Author Topic: bay state milling organic bread flour  (Read 1919 times)

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Offline thezaman

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bay state milling organic bread flour
« on: May 16, 2012, 06:10:57 PM »
  has anyone used this for neapolitan pizza? i tried it over the week end in a direct comparison to caputo. the two flours were mixed exactly the same. i baked one of each as close to the same oven temperature as possible.i used 825 floor as my target temperature. the dough was 60 percent hydration 48 hours of cold fermentation.it rested at room temperature for 2 hours. the dough was very wet and needed a lot of bench flour to work it.it stretched very easily and was nice to work with. both doughs cooked up nice with the bay state having more of a coal look to it. i do not know if the flour was malted,the bag lists the only ingredient as organic flour so probably not.the texture of both was nice and tender with bay state being a little softer.flavor, bay state good caputo better. caputo has a different taste to it. it may be their wheat blend or that it was the first flour i used for neo pizza and is what i associate with a neapolitan pizza.it also cooks more like i think it should look.  pictures first three bay state last three caputo

« Last Edit: May 17, 2012, 10:20:37 PM by thezaman »


Offline thezaman

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Re: bay state milling organic brad flour
« Reply #1 on: May 16, 2012, 06:15:38 PM »
sorry spinach pie same this is bay state pizza

parallei

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Re: bay state milling organic brad flour
« Reply #2 on: May 16, 2012, 06:17:47 PM »
"brad" flour......

Bread Flour or Brand Flour?

They have a mill about 45 minutes north of here.  I've used their organic and conventional HG flours for breads.  They are priced right when picked up at their facility and work well for breads.  I've not used HG flours for pizza in quite awhile.

Offline thezaman

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Re: bay state milling organic bread flour
« Reply #3 on: May 16, 2012, 06:20:03 PM »
 sorry it is bread flour.

Offline dellavecchia

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Re: bay state milling organic brad flour
« Reply #4 on: May 16, 2012, 08:02:58 PM »
Larry - I have not used their bread flour, but I was lucky enough to test a 00 Caputo Pizzeria clone that they are just releasing for the commercial market. I have another bag coming soon and I will post a review here. My initial impression is that their clone performs just as well as caputo 00.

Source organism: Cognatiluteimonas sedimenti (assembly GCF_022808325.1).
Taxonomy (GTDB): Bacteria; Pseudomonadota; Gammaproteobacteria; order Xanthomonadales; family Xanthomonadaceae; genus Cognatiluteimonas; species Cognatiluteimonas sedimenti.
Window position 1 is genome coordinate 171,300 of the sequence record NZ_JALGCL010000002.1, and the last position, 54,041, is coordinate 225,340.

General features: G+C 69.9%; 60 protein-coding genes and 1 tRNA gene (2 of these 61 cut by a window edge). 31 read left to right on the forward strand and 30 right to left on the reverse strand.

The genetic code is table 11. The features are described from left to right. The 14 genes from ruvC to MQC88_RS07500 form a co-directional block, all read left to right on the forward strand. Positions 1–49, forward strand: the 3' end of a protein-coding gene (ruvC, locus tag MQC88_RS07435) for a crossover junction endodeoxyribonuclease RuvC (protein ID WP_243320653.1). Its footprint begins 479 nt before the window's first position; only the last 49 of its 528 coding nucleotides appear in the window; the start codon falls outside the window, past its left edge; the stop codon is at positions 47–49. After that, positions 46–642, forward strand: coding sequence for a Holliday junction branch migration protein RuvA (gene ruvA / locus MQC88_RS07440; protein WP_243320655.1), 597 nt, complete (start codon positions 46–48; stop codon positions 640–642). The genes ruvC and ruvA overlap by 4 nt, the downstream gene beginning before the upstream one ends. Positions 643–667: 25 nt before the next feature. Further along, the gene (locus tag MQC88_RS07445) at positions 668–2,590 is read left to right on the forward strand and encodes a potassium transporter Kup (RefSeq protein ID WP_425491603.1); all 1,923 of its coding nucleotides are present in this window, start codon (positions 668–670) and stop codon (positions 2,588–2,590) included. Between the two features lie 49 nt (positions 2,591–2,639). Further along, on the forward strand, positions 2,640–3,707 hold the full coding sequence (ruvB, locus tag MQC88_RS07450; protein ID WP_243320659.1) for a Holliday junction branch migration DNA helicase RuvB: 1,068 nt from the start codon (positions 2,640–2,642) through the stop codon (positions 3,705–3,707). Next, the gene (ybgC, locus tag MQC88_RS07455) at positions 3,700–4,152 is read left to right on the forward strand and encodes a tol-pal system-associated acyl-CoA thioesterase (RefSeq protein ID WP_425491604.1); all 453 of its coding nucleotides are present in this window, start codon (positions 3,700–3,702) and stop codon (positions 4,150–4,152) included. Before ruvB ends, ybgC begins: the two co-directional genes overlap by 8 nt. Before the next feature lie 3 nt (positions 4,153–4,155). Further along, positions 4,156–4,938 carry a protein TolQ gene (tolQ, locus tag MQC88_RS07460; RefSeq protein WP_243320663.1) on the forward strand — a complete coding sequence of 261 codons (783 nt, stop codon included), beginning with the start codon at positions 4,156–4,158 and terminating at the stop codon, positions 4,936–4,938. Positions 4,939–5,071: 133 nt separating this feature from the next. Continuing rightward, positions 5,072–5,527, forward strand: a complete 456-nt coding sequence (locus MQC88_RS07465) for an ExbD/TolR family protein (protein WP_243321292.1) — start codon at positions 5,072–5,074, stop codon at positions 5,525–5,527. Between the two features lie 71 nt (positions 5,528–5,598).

John

Offline thezaman

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Re: bay state milling organic brad flour
« Reply #5 on: May 16, 2012, 08:58:50 PM »
 well i have to apologize i didn't do a very good job of recording my pizza. seems i have doubled some of the same prints. i guess that shows how close the two are in performance. sorry for the f-up. :( .

Offline JConk007

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Re: bay state milling organic brad flour
« Reply #6 on: May 16, 2012, 10:33:22 PM »
They Look great to Me ! I would be interested in the 00 clone for sure
how do I get a sample?
John
I Love to Flirt with Fire! www.flirtingwithfirepizza.com

Offline thezaman

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Re: bay state milling organic brad flour
« Reply #7 on: May 17, 2012, 10:22:37 AM »
 john,i will get a sample sent to you. it is not organic.11.00 to 11.2 protein. any others interested pm today, i will see if they will ship samples to you.

Offline Trianon

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Re: bay state milling organic brad flour
« Reply #8 on: May 17, 2012, 10:34:26 AM »
They Look great to Me ! I would be interested in the 00 clone for sure
how do I get a sample?
John

You are going to cheat on Caputo? No waaaaaaay...

Hihhihhi ... just kidding

Offline thezaman

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Offline etheil

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Re: bay state milling organic brad flour
« Reply #10 on: May 17, 2012, 10:43:51 AM »
I own a mobile wood fired oven and have been using the Bay State Milling Columbine flour since last May. Is that the flour you're referring to? It also goes by the name of Aspen. Their higher protein (~13%) organic bread flour is called Boulder. The columbine flour has worked great for me and I love the fact that it's organic and milled here in Colorado (the mill used to be called Rocky Mountain Milling.) I use a small amount of fresh yeast, 62-63% hydration and a 12-18 hour bulk fermentation. I was sometimes able to use the dough the same day, but would usually ball and refrigerate for use the next day (logistical reasons.) The flavors of the finished crust were complex and the extended fermentation brought out a lot more browning as opposed to leoparding, which was exactly what I was going for. I also operate my oven at slightly lower temps with the floor around 700 degrees.